A group of Democrats in the Senate and House of Representatives on Thursday unveiled a coronavirus data privacy bill that directly squares off against one pushed by Republicans earlier this month.
The bill, called the Public Health Emergency Privacy Act, diverges from the Republican bill in a number of key ways including: the ability for consumers to sue companies that violate it, and not preempting state-level laws that might go further than it.
Both bills come as companies and government agencies are rolling out apps to help trace the spread of the coronavirus pandemic.
The differences between the two coronavirus data privacy bills are along the same lines of differences between data privacy bills previously floated by Democrats and Republicans.
The Democrats’ bill was spearheaded by Sen. Richard Blumenthal (D-Conn.), Sen. Mark Warner (D-Va.), Rep. Ann Eshoo (D-Calif.), Rep. Suzan DelBene (D-Wash.), and Rep. Jan Schakowsky (D-Ill.).
Specifically, the bill would require companies using the tracing technology to only collect data from consumers that is “necessary, proportionate, and limited for a good faith public health purpose,” and would require them to only disclose the data to a government agency if it is a public health authority and is “made in solely for good faith public health purposes and in direct response to exigent circumstances.”
The bill also calls for any collected data to be deleted 60 days after the end of the public health emergency and for reports on how the data being collected is affecting civil rights.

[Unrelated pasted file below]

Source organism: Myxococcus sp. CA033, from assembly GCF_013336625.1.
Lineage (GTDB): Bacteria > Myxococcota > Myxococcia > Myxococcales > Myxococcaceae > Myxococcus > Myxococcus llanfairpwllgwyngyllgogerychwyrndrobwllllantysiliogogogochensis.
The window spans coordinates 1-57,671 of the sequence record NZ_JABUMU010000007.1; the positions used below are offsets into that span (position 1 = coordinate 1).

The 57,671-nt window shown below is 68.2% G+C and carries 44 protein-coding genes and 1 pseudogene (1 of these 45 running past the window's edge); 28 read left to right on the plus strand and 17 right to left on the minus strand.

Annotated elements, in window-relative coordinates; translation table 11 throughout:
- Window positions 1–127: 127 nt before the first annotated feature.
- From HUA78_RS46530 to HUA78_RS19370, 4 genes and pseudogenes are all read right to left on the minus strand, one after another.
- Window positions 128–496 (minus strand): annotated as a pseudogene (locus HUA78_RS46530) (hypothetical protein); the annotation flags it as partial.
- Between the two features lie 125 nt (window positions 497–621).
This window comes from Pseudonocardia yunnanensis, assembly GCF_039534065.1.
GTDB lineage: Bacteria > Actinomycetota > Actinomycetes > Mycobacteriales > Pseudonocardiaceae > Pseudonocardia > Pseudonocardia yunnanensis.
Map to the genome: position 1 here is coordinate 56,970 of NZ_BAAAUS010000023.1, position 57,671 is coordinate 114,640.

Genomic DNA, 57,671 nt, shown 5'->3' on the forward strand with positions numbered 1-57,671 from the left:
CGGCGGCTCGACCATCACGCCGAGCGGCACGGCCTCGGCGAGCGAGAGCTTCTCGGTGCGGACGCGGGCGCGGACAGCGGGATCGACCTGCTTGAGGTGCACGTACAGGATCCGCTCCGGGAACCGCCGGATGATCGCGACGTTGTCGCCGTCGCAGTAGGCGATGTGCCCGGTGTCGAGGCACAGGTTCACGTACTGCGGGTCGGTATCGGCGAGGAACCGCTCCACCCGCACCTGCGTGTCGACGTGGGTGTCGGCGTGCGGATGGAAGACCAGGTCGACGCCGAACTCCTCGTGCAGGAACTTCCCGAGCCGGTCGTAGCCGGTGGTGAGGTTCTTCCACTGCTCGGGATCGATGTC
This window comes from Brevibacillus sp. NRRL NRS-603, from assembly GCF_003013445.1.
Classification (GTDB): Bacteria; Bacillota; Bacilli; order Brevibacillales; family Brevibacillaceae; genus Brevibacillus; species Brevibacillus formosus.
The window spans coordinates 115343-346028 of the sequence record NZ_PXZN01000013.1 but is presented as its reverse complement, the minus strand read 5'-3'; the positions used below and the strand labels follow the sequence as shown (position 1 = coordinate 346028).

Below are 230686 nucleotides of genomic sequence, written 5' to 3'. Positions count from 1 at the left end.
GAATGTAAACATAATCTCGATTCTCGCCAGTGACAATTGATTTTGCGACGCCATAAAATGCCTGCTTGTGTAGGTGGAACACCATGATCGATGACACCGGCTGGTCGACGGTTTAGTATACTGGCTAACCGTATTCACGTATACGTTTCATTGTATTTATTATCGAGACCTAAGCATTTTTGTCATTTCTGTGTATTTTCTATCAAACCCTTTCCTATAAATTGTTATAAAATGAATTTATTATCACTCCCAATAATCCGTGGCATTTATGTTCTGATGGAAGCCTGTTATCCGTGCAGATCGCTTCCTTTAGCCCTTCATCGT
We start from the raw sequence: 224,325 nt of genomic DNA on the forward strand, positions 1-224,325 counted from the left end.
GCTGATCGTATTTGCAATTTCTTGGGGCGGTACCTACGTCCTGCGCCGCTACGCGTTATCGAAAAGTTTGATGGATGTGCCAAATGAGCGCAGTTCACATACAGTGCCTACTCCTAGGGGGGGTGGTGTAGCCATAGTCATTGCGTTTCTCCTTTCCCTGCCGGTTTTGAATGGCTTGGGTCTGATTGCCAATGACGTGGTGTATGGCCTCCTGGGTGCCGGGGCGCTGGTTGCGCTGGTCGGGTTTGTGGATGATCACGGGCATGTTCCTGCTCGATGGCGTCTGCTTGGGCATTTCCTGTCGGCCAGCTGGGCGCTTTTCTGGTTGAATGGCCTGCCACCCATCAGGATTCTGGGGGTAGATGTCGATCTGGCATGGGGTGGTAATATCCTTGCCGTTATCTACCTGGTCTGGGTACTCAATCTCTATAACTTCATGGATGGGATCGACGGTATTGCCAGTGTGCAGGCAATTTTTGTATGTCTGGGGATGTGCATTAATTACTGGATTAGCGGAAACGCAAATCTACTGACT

Notably, unlike the Republican bill, it allows for a private right of action, or the ability to sue tech companies or a government entity that violates the law.
In another stark contrast to the Republican bill, the one unveiled by Democrats on Thursday would not preempt any potential or existing state-level laws if they are stronger.
The bill garnered strong reviews from a number of advocacy groups.
Caitriona Fitzgerald, the interim associate director and policy director at the Electronic Privacy Information Center, praised the bill for limiting the data that would be collected.
“The Public Health Emergency Privacy Act shows that privacy and public health are complementary goals. The bill requires companies to limit the collection of health data to only what is necessary for public health purposes, and crucially, holds companies accountable if they fail to do so,” Fitzgerald said in a statement.
Meanwhile, Gaurav Laroia, the senior policy counsel at Free Press Action, said the bill “would put many necessary protections in place to make sure the technology is used responsibly.”
“This bill makes it clear that we don’t need to completely sacrifice privacy, data protection, and civil rights to make these tools effective. And for them to work, a large majority of cellphone users would need to use them. Without [the Public Health Emergency Privacy Act] protections to secure this information, people will be reluctant to use contact-tracing applications in the numbers needed to make the technology useful.”
Public Knowledge, a digital rights group, commended the bill for providing “meaningful” privacy protections.
“As contact-tracing apps and other types of COVID-19 surveillance become commonplace in the United States, this legislation will protect the privacy of Americans regardless of the type of technology used or who created it,” Sara Collins, a policy counsel at Public Knowledge, said in a statement. “It is critical that Congress continue to work to prevent this type of corporate or government surveillance from becoming ubiquitous and compulsory.”